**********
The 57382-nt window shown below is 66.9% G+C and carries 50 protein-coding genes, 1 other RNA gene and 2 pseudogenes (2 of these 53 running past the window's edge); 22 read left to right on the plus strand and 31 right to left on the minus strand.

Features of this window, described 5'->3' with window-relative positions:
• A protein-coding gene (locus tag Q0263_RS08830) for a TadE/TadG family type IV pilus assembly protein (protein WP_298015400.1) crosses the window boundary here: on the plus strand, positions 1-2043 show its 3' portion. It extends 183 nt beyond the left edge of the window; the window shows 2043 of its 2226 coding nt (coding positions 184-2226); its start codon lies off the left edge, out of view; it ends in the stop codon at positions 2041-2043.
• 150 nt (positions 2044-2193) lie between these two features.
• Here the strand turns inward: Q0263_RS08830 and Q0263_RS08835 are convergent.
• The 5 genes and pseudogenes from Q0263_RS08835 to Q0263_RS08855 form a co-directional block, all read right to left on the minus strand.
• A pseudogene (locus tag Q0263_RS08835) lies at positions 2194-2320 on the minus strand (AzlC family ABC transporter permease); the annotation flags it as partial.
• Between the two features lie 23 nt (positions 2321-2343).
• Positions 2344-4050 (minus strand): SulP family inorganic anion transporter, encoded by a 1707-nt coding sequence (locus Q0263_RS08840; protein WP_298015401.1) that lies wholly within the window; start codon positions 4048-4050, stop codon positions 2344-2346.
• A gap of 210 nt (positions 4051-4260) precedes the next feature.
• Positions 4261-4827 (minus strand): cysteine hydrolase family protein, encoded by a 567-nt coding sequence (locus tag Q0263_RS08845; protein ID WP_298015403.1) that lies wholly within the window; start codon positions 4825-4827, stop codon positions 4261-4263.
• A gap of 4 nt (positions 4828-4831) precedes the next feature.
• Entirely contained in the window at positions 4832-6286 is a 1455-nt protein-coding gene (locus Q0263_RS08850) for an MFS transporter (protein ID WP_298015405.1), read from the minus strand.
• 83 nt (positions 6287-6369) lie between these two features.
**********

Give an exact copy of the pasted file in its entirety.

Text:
The 57382-nt window shown below is 66.9% G+C and carries 50 protein-coding genes, 1 other RNA gene and 2 pseudogenes (2 of these 53 running past the window's edge); 22 read left to right on the plus strand and 31 right to left on the minus strand.

Features of this window, described 5'->3' with window-relative positions:
• A protein-coding gene (locus tag Q0263_RS08830) for a TadE/TadG family type IV pilus assembly protein (protein WP_298015400.1) crosses the window boundary here: on the plus strand, positions 1-2043 show its 3' portion. It extends 183 nt beyond the left edge of the window; the window shows 2043 of its 2226 coding nt (coding positions 184-2226); its start codon lies off the left edge, out of view; it ends in the stop codon at positions 2041-2043.
• 150 nt (positions 2044-2193) lie between these two features.
• Here the strand turns inward: Q0263_RS08830 and Q0263_RS08835 are convergent.
• The 5 genes and pseudogenes from Q0263_RS08835 to Q0263_RS08855 form a co-directional block, all read right to left on the minus strand.
• A pseudogene (locus tag Q0263_RS08835) lies at positions 2194-2320 on the minus strand (AzlC family ABC transporter permease); the annotation flags it as partial.
• Between the two features lie 23 nt (positions 2321-2343).
• Positions 2344-4050 (minus strand): SulP family inorganic anion transporter, encoded by a 1707-nt coding sequence (locus Q0263_RS08840; protein WP_298015401.1) that lies wholly within the window; start codon positions 4048-4050, stop codon positions 2344-2346.
• A gap of 210 nt (positions 4051-4260) precedes the next feature.
• Positions 4261-4827 (minus strand): cysteine hydrolase family protein, encoded by a 567-nt coding sequence (locus tag Q0263_RS08845; protein ID WP_298015403.1) that lies wholly within the window; start codon positions 4825-4827, stop codon positions 4261-4263.
• A gap of 4 nt (positions 4828-4831) precedes the next feature.
• Entirely contained in the window at positions 4832-6286 is a 1455-nt protein-coding gene (locus Q0263_RS08850) for an MFS transporter (protein ID WP_298015405.1), read from the minus strand.
• 83 nt (positions 6287-6369) lie between these two features.